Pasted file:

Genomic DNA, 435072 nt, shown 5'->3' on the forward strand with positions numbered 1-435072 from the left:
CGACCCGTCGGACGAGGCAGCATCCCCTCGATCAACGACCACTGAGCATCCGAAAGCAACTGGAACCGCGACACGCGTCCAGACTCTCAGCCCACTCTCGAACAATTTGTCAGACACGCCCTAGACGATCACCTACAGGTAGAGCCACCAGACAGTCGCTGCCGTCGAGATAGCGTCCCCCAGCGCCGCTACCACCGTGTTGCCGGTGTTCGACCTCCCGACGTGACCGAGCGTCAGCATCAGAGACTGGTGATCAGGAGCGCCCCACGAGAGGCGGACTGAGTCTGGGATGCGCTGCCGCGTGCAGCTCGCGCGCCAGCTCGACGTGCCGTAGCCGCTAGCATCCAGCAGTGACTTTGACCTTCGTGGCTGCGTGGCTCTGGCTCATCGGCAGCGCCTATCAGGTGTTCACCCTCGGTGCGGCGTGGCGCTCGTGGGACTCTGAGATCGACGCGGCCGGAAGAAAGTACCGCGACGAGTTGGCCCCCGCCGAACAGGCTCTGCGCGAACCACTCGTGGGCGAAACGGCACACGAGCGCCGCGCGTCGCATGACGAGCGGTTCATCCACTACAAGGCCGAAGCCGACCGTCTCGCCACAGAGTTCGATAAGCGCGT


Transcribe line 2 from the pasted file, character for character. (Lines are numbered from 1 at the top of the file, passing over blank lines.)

CGACCCGTCGGACGAGGCAGCATCCCCTCGATCAACGACCACTGAGCATCCGAAAGCAACTGGAACCGCGACACGCGTCCAGACTCTCAGCCCACTCTCGAACAATTTGTCAGACACGCCCTAGACGATCACCTACAGGTAGAGCCACCAGACAGTCGCTGCCGTCGAGATAGCGTCCCCCAGCGCCGCTACCACCGTGTTGCCGGTGTTCGACCTCCCGACGTGACCGAGCGTCAGCATCAGAGACTGGTGATCAGGAGCGCCCCACGAGAGGCGGACTGAGTCTGGGATGCGCTGCCGCGTGCAGCTCGCGCGCCAGCTCGACGTGCCGTAGCCGCTAGCATCCAGCAGTGACTTTGACCTTCGTGGCTGCGTGGCTCTGGCTCATCGGCAGCGCCTATCAGGTGTTCACCCTCGGTGCGGCGTGGCGCTCGTGGGACTCTGAGATCGACGCGGCCGGAAGAAAGTACCGCGACGAGTTGGCCCCCGCCGAACAGGCTCTGCGCGAACCACTCGTGGGCGAAACGGCACACGAGCGCCGCGCGTCGCATGACGAGCGGTTCATCCACTACAAGGCCGAAGCCGACCGTCTCGCCACAGAGTTCGATAAGCGCGT